What Is Real-Time Transport Protocol (RTP)?
Table des matières
RTP, short for Real-Time Transport Protocol, is a network protocol transmitting real-time data, like audio and video, from unicast or multicast network services. It is designed to provide end-to-end transport capabilities for applications that deliver real-time data.
RTP provides services with the RTCP(RTP Control Protocol), including sequence numbering, time-stamping, payload type identification, and delivery monitoring.
Real-time multimedia streaming applications need to deliver information promptly. Some packet loss can often be tolerated to achieve this goal.
RTP sessions typically start between communication equivalents using the signaling protocol. Each multimedia stream establishes an RTP session. Audio and video streams can use separate RTP sessions to enable the receiver to receive components selectively for a particular stream.
- RTP is developed by four IETF(Internet Engineering Task Force) members: S. Casner, V. Jacobson, H. Schulzrinne, and R. Frederick.
- RTP was first published in 1996, which was known as RFC 1889.
- It was then released in 2003 with the name of RFC 3550, which superseded RFC 1889.
Functional multimedia applications require additional protocols and standards that are used in conjunction with RTP.
RTP is mainly utilized in communication and entertainment systems like telephony and video teleconference applications. Though (Transmission Control Protocol) TCP is standardized for RTP use, it is not typically used in RTP applications as TCP prefers reliability to timeliness.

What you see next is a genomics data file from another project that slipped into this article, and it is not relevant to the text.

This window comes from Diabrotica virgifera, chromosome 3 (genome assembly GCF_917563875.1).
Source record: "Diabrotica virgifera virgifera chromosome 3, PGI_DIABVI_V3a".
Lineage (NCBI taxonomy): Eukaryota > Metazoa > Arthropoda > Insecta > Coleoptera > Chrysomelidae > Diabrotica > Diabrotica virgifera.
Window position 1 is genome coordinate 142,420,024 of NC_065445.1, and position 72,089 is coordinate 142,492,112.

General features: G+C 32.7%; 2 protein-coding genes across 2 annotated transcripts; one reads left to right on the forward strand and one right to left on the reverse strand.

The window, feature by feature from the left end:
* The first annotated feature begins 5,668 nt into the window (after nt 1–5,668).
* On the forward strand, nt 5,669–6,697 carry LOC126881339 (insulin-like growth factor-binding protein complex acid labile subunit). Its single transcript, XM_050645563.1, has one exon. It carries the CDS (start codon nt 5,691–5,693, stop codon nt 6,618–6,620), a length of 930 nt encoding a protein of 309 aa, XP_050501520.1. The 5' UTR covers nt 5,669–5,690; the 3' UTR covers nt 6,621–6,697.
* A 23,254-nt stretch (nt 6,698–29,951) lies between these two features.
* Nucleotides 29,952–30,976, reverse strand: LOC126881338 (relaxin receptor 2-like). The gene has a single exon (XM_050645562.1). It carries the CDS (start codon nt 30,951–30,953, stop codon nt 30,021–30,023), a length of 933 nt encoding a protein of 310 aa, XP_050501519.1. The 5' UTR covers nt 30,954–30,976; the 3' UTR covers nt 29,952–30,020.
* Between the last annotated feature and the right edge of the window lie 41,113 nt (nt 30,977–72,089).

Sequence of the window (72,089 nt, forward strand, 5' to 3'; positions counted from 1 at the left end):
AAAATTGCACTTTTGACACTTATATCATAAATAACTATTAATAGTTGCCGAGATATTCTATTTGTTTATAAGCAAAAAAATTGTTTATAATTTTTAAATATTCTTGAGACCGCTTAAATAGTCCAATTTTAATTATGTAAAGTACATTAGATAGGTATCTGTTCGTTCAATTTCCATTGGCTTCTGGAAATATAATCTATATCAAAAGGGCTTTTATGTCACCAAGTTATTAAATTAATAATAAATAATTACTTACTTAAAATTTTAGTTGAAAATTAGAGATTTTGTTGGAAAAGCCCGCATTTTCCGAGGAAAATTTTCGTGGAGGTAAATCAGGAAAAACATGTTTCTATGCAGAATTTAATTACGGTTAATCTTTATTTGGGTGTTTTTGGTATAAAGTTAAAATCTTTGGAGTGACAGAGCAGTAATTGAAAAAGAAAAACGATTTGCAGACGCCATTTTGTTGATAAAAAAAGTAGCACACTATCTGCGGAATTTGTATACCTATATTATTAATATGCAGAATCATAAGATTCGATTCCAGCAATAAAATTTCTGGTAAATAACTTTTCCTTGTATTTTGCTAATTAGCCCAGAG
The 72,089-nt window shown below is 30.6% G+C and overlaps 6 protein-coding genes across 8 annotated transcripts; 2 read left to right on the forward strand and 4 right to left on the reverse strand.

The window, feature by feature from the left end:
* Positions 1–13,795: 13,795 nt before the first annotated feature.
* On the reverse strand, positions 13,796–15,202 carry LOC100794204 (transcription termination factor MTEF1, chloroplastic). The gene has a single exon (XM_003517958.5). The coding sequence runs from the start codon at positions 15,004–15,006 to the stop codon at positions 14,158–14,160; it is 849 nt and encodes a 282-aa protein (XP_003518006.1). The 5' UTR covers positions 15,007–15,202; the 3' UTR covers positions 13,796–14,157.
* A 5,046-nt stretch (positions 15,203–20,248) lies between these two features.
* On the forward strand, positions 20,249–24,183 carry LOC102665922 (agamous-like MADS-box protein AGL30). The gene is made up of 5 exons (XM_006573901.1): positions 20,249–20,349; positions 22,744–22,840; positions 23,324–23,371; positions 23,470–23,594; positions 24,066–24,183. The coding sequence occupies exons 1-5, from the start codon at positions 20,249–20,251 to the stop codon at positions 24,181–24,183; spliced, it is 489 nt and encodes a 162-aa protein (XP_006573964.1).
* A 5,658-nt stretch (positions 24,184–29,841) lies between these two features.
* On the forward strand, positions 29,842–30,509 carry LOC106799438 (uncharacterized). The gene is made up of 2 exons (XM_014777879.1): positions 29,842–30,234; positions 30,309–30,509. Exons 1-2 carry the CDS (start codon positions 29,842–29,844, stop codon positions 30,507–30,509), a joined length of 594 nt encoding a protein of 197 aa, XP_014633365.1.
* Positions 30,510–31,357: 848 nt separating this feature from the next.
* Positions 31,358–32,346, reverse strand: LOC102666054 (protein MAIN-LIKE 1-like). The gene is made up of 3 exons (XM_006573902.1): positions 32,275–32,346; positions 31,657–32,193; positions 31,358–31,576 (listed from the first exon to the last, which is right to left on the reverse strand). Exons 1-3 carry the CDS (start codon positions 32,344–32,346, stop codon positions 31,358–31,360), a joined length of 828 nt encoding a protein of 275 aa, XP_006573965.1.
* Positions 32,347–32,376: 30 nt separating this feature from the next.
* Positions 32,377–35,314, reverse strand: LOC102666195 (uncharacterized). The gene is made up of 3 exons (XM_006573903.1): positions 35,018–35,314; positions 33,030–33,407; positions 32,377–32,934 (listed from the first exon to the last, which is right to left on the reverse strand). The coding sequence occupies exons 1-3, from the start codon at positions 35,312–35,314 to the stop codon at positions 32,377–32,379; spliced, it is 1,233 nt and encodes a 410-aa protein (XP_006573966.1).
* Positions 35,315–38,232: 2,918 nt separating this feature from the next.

RTP is used for communication and entertainment systems involving streaming media. And it runs over UDP(User Datagram Protocol).
Although TCP (Transport Control Protocol) is standardized for RTP, it is not typically used in RTP applications because TCP prefers reliability to timeliness.
- RTP is primarily useful for media mixing, sequencing and time-stamping.
- It cooperates with VoIP (Voice over Internet Protocol).
- RTP is useful in Video Teleconferencing over the Internet.
- It works well in Internet Audio and video streaming.
RTP VS. UDP
- They are both used for real-time streaming.
- They both support broadcasting and multicasting.
- RTP refers to Real-time Transport Protocol, while UDP stands for the User Datagram Protocol.
- RTP is simpler, faster, and more efficient than UDP.
- RTP is stateless, but UDP is a connection-less protocol.
- RTP can tolerate packet loss, but UDP can not.
After reading this post, you may better understand RTP, including its definition, history, applications, and the differences between RTP and UDP.
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